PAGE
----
In retrospect, the name GE Insurance Solutions (principal operating company Employers Re or ERC)–seems prophetic. Almost from the day that Jeffrey Immelt took over the reins at GE from its long-time CEO Jack Welch he began looking for a solution for GE’s underperforming insurance operations. He found one–sell most of it to Swiss Re.
Few people in the industry were surprised by the announcment on Friday, Nov. 18, that Immelt had finally achieved his goal. “Insurance Solutions has been a tough strategic fit for GE,” he observed in the company’s press release. “Over the last five years, the Insurance Solutions business has lost $700 million and required the infusion of $3.2 billion of capital. By its nature, reinsurance is volatile and consumes capital to grow. The terms of this transaction provide compelling value for our shareowners as well as more certainty and greater earnings consistency in the future.”
GE’s problems with ERC, and the related insurance operations that were eventually melded into Insurance Solutions, testifies to the tricky nature of the reinsurance business. CEO Ron Pressman who has headed the company since 2000 has done his best to make the unit work. He’s a senior VP at GE, reporting directly to Immelt. However, like his predecessor, his experience isn’t in reinsurance.
In October 2002, rumors surfaced that that Berkshire Hathaway’s Warren Buffett was interested in acquiring ERC to go along with General Re to create the world’s largest reinsurer with around $20 billion in turnover. The deal fell through when GE asked too much, around $8 billion. Immelt on the other hand repeated that he wouldn’t let ERC go at a “fire sale” price. Enter Swiss Re.
While $6.8 billion isn’t exactly a “fire sale” price, it’s not really all that expensive either, considering how the deal is structured. The tentative plan calls for GE to receive up to $3.7 billion in cash and notes, representing around 55 percent of the purchase price and shares of Swiss Re common stock equivalent to the remaining 45 percent. Swiss Re will also assume $1.7 billion of debt. GE will retain the U.S. life reinsurance operations of GE Insurance Solutions, which are being downsized. The $6.8 billion is around 76 percent of the unit’s approximately $8.9 billion book value (U.S. GAAP). However, as part of the deal GE Insurance Solutions will provide approximately $3.4 billion pre-tax in additional reserves to the extent permitted by accounting rules. When the acquisition is formalized, which is expected by the end of the second quarter of 2006, GE will own between 10 and 13 percent of Swiss Re’s shares, and will have the right to nominate one director for election to Swiss Re’s Board.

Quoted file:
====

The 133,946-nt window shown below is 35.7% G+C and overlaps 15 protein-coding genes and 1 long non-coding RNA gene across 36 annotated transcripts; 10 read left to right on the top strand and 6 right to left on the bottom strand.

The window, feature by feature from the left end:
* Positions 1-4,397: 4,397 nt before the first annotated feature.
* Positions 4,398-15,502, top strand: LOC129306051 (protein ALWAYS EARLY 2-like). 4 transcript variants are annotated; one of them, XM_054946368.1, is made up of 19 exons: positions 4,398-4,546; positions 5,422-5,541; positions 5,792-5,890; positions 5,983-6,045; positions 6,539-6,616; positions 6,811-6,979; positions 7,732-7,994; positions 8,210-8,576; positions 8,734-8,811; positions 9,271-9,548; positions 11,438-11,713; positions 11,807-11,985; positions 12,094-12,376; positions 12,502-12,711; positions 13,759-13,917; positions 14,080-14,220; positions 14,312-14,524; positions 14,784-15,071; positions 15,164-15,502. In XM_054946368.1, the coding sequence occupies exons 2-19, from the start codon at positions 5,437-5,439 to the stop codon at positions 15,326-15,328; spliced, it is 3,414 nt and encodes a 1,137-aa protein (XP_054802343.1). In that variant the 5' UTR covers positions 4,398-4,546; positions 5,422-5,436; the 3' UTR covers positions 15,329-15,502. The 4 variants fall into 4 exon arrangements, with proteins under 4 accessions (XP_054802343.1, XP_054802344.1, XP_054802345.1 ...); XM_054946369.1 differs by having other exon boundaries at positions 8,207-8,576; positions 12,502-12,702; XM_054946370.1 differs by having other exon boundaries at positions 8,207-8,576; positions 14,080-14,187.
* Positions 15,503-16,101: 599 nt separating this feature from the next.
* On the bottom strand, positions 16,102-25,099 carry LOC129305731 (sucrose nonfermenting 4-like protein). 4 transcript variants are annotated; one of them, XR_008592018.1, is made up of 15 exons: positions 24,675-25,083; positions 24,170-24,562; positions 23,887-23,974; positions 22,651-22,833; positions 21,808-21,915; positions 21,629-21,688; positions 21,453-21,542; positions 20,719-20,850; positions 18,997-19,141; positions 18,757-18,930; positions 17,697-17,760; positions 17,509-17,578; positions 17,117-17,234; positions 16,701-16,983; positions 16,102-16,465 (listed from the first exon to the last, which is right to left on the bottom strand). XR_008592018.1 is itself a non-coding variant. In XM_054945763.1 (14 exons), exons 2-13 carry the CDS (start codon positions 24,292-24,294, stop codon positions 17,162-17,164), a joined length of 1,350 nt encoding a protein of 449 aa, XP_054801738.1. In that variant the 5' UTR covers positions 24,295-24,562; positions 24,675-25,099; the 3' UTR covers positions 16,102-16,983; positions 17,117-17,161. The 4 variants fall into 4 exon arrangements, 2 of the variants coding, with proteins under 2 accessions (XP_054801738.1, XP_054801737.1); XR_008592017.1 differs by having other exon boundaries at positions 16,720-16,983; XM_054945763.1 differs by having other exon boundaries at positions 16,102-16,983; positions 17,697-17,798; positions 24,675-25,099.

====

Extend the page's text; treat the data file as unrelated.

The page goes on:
Swiss RE’s outgoing CEO John Coomber stated: “This is both strategically and financially a very attractive transaction that creates significant value for our shareholders.”
Is it a good deal? Swiss Re certainly has reinsurance expertise. With the acquisition it will overtake Munich Re as the world’s biggest reinsurer in terms of net premiums written ($33.95 billion in 2004). Munich Re will, however, remain the larger company due to its primary insurance and banking operations.
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